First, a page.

Real Nissan GT-R/C races around Silverstone using PS4 controller

nissan gt-r ps4 silverstone gran turismoFancy yourself as a bit of a bedroom racecar driver? Even though you still can’t get the knack of setting off in a real car without it kangerooing across the carpark, there is hope for you to make your dreams come true yet.

Driving a high-performance car around a race track takes plenty of skill and practice. It usually also involves you working through lower classes of vehicle before you get to the real big guns. Furthermore, there’s usually a decent budget involved.

But, what happens if your wheel-skills are outgunned by your skills with a gaming controller?

nissan gt-rc silverstoneWell, you might fancy taking Nissan’s modified GT-R/C for a spin.

This special performance grand tourer can actually be driven using a PlayStation 4 controller. You may have already guessed that it was created for the release of Gran Turismo Sport.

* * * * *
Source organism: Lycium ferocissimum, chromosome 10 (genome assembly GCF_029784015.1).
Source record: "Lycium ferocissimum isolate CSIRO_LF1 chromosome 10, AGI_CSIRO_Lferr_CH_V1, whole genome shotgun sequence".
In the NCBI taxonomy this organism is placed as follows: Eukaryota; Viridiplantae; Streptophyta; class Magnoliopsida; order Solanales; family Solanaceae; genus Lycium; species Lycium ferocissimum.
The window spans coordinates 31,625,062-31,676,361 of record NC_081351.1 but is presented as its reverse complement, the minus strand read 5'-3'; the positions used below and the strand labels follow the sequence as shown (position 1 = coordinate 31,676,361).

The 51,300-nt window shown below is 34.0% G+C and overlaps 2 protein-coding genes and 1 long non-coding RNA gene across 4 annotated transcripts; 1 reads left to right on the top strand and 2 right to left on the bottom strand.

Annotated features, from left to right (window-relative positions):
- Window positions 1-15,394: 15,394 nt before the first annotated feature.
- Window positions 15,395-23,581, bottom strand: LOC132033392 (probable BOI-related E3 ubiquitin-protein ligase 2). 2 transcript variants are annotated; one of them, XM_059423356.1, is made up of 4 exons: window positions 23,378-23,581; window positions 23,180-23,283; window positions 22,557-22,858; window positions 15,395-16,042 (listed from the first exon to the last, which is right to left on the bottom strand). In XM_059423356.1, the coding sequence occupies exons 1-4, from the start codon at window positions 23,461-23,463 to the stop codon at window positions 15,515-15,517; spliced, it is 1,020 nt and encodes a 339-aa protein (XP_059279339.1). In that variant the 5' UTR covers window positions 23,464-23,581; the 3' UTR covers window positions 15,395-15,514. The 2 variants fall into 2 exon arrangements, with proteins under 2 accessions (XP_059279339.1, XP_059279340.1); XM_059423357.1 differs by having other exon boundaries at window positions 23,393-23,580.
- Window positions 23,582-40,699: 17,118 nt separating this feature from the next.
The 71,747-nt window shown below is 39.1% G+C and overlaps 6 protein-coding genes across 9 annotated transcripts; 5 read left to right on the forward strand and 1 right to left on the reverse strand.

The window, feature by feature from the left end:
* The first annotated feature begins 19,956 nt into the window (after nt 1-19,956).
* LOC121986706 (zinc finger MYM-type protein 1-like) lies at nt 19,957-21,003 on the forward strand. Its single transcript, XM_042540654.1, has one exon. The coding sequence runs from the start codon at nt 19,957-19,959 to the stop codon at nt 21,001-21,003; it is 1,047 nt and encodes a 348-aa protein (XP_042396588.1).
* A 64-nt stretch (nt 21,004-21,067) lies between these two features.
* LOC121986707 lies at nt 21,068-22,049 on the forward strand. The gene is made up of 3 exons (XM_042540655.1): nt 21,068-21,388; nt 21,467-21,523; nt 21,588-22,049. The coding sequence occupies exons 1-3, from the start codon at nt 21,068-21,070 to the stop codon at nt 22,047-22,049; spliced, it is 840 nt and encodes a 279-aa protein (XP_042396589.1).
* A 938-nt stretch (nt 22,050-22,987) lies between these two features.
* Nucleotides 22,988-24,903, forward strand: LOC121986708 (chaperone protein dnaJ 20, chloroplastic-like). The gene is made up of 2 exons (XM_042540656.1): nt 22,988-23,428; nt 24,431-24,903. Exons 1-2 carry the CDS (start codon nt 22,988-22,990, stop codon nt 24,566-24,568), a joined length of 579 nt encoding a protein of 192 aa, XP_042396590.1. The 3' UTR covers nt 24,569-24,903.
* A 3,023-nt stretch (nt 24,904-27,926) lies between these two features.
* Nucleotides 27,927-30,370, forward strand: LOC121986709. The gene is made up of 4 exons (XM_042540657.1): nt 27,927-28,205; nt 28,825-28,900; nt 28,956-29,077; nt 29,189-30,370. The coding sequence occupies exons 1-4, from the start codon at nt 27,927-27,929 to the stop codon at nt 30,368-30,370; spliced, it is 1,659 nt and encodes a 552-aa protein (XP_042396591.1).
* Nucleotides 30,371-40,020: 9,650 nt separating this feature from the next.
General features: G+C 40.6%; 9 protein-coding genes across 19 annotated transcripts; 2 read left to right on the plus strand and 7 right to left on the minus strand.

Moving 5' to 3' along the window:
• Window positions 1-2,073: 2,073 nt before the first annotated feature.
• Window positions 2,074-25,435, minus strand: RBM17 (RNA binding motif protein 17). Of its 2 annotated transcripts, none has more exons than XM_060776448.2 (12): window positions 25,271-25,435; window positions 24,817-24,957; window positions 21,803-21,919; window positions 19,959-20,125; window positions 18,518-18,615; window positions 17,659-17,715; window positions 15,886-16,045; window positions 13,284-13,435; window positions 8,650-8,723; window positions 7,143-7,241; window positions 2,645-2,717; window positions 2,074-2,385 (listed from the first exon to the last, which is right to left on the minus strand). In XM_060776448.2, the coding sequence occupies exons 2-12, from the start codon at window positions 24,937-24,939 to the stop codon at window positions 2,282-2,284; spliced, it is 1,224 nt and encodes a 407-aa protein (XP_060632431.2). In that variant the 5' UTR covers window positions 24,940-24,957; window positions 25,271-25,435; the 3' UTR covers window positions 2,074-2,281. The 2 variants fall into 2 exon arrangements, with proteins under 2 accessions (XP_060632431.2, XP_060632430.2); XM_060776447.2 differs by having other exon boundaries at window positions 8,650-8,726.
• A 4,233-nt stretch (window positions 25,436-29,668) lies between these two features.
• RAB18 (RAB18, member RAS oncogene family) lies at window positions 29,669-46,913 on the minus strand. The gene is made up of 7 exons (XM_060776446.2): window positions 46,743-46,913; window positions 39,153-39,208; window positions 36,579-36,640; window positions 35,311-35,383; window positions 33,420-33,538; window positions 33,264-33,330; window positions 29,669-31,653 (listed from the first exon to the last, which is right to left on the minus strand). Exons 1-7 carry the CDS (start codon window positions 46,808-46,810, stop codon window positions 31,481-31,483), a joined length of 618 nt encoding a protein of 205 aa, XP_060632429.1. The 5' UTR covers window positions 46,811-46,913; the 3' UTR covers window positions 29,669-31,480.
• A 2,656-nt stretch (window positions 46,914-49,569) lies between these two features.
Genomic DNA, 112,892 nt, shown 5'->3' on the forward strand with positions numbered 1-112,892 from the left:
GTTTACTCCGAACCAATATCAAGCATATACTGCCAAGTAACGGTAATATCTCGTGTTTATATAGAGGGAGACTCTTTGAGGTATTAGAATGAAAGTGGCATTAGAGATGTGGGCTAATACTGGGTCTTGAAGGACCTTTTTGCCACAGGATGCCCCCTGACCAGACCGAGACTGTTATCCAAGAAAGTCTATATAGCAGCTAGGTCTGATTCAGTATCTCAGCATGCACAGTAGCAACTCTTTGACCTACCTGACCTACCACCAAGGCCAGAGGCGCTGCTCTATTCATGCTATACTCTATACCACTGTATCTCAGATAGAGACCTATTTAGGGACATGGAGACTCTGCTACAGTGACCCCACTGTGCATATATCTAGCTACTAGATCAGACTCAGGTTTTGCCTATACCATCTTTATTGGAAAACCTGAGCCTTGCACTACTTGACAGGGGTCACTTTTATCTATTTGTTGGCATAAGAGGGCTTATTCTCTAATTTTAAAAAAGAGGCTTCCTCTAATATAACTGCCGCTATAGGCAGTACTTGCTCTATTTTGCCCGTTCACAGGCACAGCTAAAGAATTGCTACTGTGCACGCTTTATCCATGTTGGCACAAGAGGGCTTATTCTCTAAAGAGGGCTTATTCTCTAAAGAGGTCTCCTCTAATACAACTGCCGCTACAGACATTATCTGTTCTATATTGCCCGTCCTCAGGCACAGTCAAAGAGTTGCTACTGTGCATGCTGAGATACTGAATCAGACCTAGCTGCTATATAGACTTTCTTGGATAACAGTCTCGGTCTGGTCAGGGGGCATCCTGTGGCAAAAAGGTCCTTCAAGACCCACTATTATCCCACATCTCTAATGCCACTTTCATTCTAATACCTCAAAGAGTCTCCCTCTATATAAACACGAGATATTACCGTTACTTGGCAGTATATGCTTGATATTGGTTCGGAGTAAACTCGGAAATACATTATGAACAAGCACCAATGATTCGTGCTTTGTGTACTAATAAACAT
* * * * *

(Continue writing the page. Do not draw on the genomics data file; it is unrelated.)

Nissan GT-R/C at Silverstone

This modified car was thrashed around Silverstone’s National Circuit, with driver Jann Mardenborough steering the GT-R from a helicopter above the circuit.

You can imagine the amount of clever tech that went into making this awesome radio-controlled car a reality.

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The racing drone has four robots which operate the steering, transmission, brakes and throttle. There are also six computers at the back of the car looking after the controls.

The Dualshock PS4 controller used for the GT-R/C is unmodified, but has a range of one kilometre.

Fastest radio-controlled car?

On its fastest lap of 1:17:47, the Nissan GT-R/C averaged 76 mph (122 kph) and reached a top speed of 131 mph (211 kph). Not bad.

nissan gt-r ps4 controllerFor safety, there’s a Racelogic VBOX Motorsport sensor that sends speed data to an LCD screen in the helicopter.

There’s also two independent safety systems on separate radio frequencies, which will allow two different operators to brake or cut the engine if required.

Following the demo run, the Nissan GT-R/C will be toured around to schools in the UK to promote STEM education.

That’s a great and noble cause, but when can I have a go?